Most Irish males did not qualify for the vote as they did not reside long enough in any one constituency. As large numbers were ineligible to vote until reform of the franchise in 1918, the Irish, with the encouragement of the Catholic hierarchy, focused their political vigour on Home Rule for Ireland. Those eligible to vote voted for the Liberal Party, as the only party which might deliver on the subject of Home Rule. With the partition of Ireland in 1921, the Irish, now more politically aware and involved, primarily supported the Labour Party, and this allowed them entry into mainstream political life in Scotland. However, when the State supported segregated religious schooling and utilised income from the rates, there were numerous protests from Protestant churches. The progress of the Irish Catholics led to further paranoia of the Protestant community. In the 1930s, Protestant extremist groups, such as the Scottish Protestant League (SPL) in Glasgow and the Protestant Action Society (PAS) in Edinburgh, made significant short-lived political capital out of sectarian rivalries.[6]

World War Two brought an end to sectarianism as both communities got involved in the war effort and in the spirit of Christianity sectarianism was pushed to the margins of Scottish society. Scots of Irish Catholic descent were able to flourish in Scottish society and benefit from better opportunities in education. Furthermore, as the traditional heavy industries went into decline, new companies with foreign ownership began hiring people from all religious backgrounds. Today, sectarian problems still exist in Scottish society but on a less intense level.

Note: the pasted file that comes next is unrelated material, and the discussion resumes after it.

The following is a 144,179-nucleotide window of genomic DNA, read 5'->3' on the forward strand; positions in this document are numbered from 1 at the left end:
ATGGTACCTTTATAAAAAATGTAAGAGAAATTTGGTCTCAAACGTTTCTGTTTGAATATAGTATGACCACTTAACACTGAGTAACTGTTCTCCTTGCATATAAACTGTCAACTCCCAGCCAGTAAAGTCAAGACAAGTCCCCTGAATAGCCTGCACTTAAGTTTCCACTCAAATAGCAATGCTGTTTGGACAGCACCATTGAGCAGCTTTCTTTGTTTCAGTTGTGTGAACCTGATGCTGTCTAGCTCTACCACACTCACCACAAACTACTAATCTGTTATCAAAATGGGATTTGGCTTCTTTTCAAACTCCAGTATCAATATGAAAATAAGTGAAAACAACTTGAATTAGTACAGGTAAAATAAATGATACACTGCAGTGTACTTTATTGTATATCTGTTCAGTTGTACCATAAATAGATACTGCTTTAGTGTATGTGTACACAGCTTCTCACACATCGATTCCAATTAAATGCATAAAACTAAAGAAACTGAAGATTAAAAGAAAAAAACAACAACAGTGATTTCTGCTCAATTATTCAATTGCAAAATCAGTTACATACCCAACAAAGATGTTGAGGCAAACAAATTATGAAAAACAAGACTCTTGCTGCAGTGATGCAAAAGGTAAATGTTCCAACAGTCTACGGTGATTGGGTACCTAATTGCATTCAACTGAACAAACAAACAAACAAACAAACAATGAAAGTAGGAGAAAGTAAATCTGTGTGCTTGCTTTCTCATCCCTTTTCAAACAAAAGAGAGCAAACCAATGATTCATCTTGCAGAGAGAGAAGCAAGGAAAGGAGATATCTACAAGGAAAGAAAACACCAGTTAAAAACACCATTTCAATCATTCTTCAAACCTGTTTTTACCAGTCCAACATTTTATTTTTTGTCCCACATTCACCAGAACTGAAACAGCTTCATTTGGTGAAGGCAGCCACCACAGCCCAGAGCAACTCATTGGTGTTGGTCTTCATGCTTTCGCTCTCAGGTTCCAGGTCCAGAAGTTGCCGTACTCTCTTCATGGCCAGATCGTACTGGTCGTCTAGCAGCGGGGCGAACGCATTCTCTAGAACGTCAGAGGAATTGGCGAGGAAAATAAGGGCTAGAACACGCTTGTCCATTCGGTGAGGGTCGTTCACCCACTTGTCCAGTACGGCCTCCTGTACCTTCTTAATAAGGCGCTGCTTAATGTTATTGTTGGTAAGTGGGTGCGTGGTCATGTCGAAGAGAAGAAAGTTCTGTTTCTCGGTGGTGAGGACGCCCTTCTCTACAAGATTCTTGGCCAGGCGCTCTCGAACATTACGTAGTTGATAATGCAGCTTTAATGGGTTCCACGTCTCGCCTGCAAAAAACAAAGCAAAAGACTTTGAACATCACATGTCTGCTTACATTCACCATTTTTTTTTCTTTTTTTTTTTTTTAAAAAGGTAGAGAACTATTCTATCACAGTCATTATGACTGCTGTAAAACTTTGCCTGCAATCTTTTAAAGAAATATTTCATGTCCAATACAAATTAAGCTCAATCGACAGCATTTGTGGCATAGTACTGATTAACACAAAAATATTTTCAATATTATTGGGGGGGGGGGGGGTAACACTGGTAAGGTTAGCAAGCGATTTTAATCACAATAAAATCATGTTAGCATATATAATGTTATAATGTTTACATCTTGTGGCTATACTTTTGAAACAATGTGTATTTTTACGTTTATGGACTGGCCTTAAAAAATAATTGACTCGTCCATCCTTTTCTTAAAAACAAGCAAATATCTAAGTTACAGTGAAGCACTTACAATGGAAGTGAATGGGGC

Other European migrant groups

Other immigrant groups that have enriched Scottish society on an economic and cultural level in the first half of the 20th century have mostly been from Europe. By 1914, Scotland had nearly 25,000 European residents who mostly came from southern and eastern Europe. Between 1891 and 1901, 25% of the immigrants came from Italy. The majority of immigrants, however, came mainly from Russia and Poland, and they mostly settled in the west of Scotland. Almost 50% of the male immigrants worked in coalmining and about 12% in tailoring, while most of the Italian immigrants became more involved with restaurants and the wholesale and retail trade.

English migrants settled in Scotland for industrial and commercial reasons. At each census until 1921 the number of England-born settlers increased from 1.5% in 1841 to 4% in 1921. As the 19th century continued, the number of English-born residents was higher than the Irish-born, particularly in Edinburgh. Edinburgh attracted the professionals who became involved in the industrial development of Scotland. Many of the early skilled workers and managers in the Scottish cotton industry were of English origin.